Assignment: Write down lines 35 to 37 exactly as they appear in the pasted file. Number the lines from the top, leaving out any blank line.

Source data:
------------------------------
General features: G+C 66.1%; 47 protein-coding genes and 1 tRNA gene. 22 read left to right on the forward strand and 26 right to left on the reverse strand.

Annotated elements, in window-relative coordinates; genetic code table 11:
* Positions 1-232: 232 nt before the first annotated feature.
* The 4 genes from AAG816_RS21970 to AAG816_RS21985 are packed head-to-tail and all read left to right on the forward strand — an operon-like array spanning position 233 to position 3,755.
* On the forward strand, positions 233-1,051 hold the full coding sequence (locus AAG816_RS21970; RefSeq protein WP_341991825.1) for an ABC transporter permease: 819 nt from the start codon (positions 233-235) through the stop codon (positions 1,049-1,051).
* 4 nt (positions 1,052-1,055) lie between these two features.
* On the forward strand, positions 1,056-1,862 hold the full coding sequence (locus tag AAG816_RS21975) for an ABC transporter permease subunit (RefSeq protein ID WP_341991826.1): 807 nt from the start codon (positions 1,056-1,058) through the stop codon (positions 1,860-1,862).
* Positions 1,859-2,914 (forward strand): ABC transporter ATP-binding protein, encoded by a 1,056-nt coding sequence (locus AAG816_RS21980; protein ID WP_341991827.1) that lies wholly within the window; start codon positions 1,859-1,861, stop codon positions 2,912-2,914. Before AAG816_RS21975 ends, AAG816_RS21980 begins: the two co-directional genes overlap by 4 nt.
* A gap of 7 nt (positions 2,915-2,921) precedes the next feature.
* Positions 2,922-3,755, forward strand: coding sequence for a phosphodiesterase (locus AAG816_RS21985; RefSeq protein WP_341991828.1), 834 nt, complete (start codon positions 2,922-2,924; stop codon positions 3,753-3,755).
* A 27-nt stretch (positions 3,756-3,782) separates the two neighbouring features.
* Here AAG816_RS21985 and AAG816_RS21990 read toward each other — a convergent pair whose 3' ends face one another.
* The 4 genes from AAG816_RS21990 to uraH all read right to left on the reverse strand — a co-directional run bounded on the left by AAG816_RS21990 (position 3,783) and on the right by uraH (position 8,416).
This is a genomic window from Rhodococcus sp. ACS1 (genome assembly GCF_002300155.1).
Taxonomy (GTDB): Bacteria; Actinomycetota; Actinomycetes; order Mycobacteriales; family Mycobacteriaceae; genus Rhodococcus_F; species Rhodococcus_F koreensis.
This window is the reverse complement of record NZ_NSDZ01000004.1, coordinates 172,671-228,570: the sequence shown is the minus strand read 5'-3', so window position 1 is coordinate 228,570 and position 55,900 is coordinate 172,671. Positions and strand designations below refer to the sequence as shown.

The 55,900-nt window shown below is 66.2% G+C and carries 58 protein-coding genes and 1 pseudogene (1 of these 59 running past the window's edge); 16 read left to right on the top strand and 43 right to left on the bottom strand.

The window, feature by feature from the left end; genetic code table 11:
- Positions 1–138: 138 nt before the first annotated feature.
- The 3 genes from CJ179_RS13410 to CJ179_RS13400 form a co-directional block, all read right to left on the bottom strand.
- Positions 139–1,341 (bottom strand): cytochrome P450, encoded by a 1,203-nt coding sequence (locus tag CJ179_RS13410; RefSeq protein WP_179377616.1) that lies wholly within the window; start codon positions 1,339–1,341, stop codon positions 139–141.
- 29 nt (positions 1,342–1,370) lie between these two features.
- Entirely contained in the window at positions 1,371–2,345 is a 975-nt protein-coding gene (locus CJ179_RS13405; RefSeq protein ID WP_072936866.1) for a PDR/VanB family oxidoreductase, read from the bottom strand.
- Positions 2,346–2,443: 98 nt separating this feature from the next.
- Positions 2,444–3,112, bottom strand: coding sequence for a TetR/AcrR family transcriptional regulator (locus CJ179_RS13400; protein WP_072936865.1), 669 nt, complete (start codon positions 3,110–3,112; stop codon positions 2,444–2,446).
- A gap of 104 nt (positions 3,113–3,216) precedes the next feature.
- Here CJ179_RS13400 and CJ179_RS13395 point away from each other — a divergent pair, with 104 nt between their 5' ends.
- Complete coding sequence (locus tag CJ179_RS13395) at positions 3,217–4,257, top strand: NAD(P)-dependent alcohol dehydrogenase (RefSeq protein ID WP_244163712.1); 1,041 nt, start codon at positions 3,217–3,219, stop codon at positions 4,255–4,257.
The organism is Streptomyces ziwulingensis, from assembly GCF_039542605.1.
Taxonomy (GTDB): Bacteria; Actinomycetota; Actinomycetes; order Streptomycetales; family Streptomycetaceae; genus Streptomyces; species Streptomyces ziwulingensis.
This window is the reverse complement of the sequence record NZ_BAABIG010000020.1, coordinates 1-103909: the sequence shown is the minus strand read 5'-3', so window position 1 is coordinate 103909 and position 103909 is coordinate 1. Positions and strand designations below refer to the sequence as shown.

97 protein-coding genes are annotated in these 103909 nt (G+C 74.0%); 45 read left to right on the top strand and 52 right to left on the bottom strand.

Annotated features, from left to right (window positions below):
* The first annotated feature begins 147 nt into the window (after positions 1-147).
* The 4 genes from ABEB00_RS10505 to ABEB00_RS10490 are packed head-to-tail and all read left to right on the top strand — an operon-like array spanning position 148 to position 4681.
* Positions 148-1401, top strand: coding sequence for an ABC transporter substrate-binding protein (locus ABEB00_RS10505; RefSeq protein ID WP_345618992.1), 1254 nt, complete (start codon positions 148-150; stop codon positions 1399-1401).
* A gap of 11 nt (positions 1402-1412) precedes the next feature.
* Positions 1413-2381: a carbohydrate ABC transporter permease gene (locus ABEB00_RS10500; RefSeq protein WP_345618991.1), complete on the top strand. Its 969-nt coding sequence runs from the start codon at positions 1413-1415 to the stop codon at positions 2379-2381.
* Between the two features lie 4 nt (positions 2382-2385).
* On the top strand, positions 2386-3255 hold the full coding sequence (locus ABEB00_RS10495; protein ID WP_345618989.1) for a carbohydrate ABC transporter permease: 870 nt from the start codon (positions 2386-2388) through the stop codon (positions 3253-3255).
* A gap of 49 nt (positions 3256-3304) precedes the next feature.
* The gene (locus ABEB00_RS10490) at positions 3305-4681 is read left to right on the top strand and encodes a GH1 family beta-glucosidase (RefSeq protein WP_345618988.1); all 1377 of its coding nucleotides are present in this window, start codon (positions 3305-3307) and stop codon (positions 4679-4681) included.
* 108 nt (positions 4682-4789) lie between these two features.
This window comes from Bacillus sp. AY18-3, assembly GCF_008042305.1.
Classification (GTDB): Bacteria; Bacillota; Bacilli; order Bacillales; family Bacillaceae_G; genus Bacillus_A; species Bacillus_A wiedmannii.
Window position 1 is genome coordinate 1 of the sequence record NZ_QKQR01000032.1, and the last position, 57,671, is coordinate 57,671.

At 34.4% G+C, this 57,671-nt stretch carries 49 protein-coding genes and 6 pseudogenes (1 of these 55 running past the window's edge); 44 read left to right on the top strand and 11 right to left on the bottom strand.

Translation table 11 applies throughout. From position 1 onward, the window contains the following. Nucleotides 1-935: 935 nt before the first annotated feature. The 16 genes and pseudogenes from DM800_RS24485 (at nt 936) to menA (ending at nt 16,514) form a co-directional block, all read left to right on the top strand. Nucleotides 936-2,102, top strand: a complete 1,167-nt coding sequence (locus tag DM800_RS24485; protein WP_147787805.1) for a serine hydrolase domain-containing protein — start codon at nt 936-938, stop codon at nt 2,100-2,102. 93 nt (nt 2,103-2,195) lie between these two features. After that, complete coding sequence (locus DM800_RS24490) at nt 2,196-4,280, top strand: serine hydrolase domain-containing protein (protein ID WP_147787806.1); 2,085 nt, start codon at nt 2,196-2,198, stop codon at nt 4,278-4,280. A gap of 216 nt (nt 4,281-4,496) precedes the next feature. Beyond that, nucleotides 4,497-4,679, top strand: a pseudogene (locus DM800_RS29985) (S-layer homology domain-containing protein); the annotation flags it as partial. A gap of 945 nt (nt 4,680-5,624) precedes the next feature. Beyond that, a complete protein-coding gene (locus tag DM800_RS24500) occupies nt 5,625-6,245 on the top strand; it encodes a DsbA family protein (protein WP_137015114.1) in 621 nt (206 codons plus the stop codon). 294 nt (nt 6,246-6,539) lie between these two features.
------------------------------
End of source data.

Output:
* The 4 genes from ABEB00_RS10505 to ABEB00_RS10490 are packed head-to-tail and all read left to right on the top strand — an operon-like array spanning position 148 to position 4681.
* Positions 148-1401, top strand: coding sequence for an ABC transporter substrate-binding protein (locus ABEB00_RS10505; RefSeq protein ID WP_345618992.1), 1254 nt, complete (start codon positions 148-150; stop codon positions 1399-1401).
* A gap of 11 nt (positions 1402-1412) precedes the next feature.